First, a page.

The roster included Louisville’s Rus Smith, West Virginia leading scorer Eron Harris, former top-30 recruit Mike Gbinije (Syracuse) and Big East Co-Defensive Player of the Year Kadeem Batts (Providence).
In walked Tate Unruh, ready to prove he belonged on the same court.
“Being a small-school guy, I was pumped to go to practice,” said Unruh, a former Branson High School star who’s heading into his senior season at Northern Colorado. “I had watched a lot of these guys on TV.”
After proving his worth at practice, Unruh and his East Coast All Star teammates flew over to Finland then to the host site of the Four Nations Cup tournament: Tallin, Estonia. Practice was one thing, but Unruh wanted to show he could produce in a game.
FOUR NATIONS CUP RECAPS
Three productive games later, Unruh was being peppered with questions from his new teammates.
“They were asking me like, ‘Why’d you go to Northern Colorado, where is that? What’s it like there? How were you recruited out of high school? What other schools were looking at you?” Unruh said. “It felt great to play at a high-level with those guys.”
Unruh averaged just over 10 points in three games as the ECAS went 2-1. His best effort came in a 93-75 win against Slovakia, when he scored 13 to go with four assists and went 4-for-8 from 3-point range, including draining two deep treys that broke the game open early on.
“I think I played really well,” Unruh said. “I went in motivated. It was some of the best basketball I’ve ever played. It gave me a ton of confidence."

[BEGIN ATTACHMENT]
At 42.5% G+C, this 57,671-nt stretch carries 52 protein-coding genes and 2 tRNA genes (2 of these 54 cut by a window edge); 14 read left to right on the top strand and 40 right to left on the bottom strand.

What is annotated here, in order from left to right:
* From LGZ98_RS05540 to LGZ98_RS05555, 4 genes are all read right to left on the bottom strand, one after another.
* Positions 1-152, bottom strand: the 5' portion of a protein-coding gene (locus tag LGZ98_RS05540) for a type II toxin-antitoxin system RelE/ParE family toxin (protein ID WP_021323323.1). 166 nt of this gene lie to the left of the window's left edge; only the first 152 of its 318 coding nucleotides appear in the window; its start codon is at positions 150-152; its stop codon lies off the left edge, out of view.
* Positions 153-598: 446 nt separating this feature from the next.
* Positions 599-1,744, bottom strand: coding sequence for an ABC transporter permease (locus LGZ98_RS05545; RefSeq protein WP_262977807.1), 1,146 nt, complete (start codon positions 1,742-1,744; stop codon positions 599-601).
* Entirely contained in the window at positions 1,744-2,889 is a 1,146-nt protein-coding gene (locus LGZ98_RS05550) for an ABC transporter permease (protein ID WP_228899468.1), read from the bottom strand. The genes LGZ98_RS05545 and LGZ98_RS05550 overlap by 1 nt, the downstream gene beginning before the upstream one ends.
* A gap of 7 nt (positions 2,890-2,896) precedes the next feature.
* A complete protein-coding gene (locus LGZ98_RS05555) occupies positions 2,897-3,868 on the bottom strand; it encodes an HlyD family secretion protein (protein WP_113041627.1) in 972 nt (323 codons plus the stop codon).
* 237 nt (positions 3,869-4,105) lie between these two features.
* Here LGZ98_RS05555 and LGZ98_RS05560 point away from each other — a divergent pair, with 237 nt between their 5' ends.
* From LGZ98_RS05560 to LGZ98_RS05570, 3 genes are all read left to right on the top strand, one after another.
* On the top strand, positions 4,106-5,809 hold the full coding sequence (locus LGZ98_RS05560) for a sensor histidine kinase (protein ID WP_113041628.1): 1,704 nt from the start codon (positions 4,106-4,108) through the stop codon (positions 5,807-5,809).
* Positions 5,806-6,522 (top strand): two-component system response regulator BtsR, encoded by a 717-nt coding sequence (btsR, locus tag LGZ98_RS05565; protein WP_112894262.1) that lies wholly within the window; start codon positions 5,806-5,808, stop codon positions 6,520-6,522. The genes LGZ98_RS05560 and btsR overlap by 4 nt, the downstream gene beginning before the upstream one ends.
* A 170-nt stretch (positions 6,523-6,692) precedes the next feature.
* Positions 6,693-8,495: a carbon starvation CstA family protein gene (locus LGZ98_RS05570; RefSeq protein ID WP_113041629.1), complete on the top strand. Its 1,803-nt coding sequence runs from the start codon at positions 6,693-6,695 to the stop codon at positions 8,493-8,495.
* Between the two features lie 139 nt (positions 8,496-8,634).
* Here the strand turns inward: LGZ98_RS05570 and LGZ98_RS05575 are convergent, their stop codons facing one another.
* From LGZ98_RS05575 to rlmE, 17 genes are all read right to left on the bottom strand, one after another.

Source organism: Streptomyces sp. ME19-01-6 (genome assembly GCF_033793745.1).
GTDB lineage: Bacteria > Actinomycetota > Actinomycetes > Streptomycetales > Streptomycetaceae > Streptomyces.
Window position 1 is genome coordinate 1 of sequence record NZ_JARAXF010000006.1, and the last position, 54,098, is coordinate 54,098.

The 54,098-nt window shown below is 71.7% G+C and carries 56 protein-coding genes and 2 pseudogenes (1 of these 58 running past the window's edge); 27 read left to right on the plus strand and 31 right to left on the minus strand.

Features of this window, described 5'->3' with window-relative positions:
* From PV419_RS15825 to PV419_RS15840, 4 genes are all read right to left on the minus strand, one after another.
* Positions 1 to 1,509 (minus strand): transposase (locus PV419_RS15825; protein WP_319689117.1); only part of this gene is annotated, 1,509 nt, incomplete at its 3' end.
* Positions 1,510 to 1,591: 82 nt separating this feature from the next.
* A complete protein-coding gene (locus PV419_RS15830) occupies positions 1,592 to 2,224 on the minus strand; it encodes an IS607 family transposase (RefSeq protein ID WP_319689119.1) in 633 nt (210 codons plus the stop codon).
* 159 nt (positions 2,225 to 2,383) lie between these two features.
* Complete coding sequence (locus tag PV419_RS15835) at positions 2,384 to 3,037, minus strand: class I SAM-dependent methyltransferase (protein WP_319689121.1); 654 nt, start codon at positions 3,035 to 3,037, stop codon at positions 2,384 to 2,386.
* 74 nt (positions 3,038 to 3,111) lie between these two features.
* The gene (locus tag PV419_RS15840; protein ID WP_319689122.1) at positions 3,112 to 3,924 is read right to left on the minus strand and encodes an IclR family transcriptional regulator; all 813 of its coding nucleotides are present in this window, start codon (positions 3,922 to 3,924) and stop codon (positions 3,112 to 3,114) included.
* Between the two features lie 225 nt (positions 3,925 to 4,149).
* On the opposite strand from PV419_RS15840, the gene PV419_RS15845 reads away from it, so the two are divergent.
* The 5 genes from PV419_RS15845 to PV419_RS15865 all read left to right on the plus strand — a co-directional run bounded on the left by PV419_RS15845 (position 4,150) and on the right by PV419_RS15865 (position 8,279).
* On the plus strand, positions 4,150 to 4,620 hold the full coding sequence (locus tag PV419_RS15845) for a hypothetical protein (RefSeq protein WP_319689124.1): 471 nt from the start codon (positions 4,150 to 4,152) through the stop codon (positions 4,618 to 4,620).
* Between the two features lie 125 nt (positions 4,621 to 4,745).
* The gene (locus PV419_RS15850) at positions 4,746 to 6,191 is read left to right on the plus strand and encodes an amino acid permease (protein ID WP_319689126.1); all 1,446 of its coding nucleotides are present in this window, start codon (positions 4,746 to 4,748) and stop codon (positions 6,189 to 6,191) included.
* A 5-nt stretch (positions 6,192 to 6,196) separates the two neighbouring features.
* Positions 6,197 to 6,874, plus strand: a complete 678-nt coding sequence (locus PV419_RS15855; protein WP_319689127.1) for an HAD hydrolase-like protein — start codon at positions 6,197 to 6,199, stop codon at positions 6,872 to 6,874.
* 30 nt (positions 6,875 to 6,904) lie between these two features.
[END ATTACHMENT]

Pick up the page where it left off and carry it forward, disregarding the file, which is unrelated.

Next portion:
East Coast went 2-1, beating Belarus in its opener and losing 88-79 to Estonia in its final game. Belarus won the four-team event on point differential.
“It was a great experience, I loved it, had a great time,” Unruh said. “They had a guy back out at the last minute, I got a call a few days before the team was going to fly out, and they said they needed an extra guard, preferably a shooter.
“It was different, too, because once you’re a senior you’re playing against guys your age or younger. We were going up against grown men. They might have been a little less explosive, but they had their own crafty ways of being successful.”
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Unruh was a 2009 McDonald’s All-American nominee for Branson. He ranks as the second-best career free throw shooter in state history (87.3 percent) and the fourth-best 3-point shooter (46 percent senior year). He holds the Branson record for single-game 3-pointers (nine), 3-pointers in a season (97), and career 3-pointers (236).
But coming into Northern Colorado, Unruh was admittedly undersized for Division I competition. He took a redshirt year, and his body developed.
Since his freshman year, Unruh said he’s grown about 3-4 inches and added 40 pounds. He’s listed now as a 6-foot-4, 175-pound guard.
“I needed that redshirt year so bad,” Unruh said. “Back then I wouldn’t admit it, I was wanting to play Division I, but when I got there it was so physical and I was just far behind everyone else.
“After a while, my body started to grow and I got a little more athletic and explosive.”
In 2012-13, Unruh started all 31 games for the Bears and was a second-team All-Big Sky Conference selection as he averaged 13.5 points per game and 4.3 rebounds, both career highs. He ranked 21st in the nation (.428) in 3-point percentage and set the Northern Colorado Division I single-season record for 3-pointers with 92.
His teammates included former Willard High School player Tim Huskisson and current Missouri State Bear Emmanuel Addo.
Once his career with Northern Colorado ends next spring, Unruh said he would like to play pro basketball.
“Absolutely,” he said. “One day, somewhere. Whether I can solidify myself in America in the D-League, or go overseas to play in Europe, Asia or wherever, I love the game.”
Unruh blogs about trip